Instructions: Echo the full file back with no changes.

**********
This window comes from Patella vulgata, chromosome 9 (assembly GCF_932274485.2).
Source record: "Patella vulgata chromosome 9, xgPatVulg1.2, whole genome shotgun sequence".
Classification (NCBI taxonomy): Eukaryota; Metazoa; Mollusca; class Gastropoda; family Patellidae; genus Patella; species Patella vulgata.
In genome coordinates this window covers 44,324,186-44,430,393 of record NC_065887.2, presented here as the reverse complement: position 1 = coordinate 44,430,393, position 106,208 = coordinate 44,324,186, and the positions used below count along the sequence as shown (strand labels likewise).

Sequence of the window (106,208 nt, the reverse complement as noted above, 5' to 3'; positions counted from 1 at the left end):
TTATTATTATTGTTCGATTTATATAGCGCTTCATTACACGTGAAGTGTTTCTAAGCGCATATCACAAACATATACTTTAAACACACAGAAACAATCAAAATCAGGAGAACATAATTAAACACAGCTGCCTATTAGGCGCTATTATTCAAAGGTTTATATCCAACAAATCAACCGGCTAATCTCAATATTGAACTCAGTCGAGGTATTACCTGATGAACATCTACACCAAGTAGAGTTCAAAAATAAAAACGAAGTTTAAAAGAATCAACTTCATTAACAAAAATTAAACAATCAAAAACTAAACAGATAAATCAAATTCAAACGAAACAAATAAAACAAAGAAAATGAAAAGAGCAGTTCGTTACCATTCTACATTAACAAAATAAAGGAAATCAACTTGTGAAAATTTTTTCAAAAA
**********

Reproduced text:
This window comes from Patella vulgata, chromosome 9 (assembly GCF_932274485.2).
Source record: "Patella vulgata chromosome 9, xgPatVulg1.2, whole genome shotgun sequence".
Classification (NCBI taxonomy): Eukaryota; Metazoa; Mollusca; class Gastropoda; family Patellidae; genus Patella; species Patella vulgata.
In genome coordinates this window covers 44,324,186-44,430,393 of record NC_065887.2, presented here as the reverse complement: position 1 = coordinate 44,430,393, position 106,208 = coordinate 44,324,186, and the positions used below count along the sequence as shown (strand labels likewise).

Sequence of the window (106,208 nt, the reverse complement as noted above, 5' to 3'; positions counted from 1 at the left end):
TTATTATTATTGTTCGATTTATATAGCGCTTCATTACACGTGAAGTGTTTCTAAGCGCATATCACAAACATATACTTTAAACACACAGAAACAATCAAAATCAGGAGAACATAATTAAACACAGCTGCCTATTAGGCGCTATTATTCAAAGGTTTATATCCAACAAATCAACCGGCTAATCTCAATATTGAACTCAGTCGAGGTATTACCTGATGAACATCTACACCAAGTAGAGTTCAAAAATAAAAACGAAGTTTAAAAGAATCAACTTCATTAACAAAAATTAAACAATCAAAAACTAAACAGATAAATCAAATTCAAACGAAACAAATAAAACAAAGAAAATGAAAAGAGCAGTTCGTTACCATTCTACATTAACAAAATAAAGGAAATCAACTTGTGAAAATTTTTTCAAAAA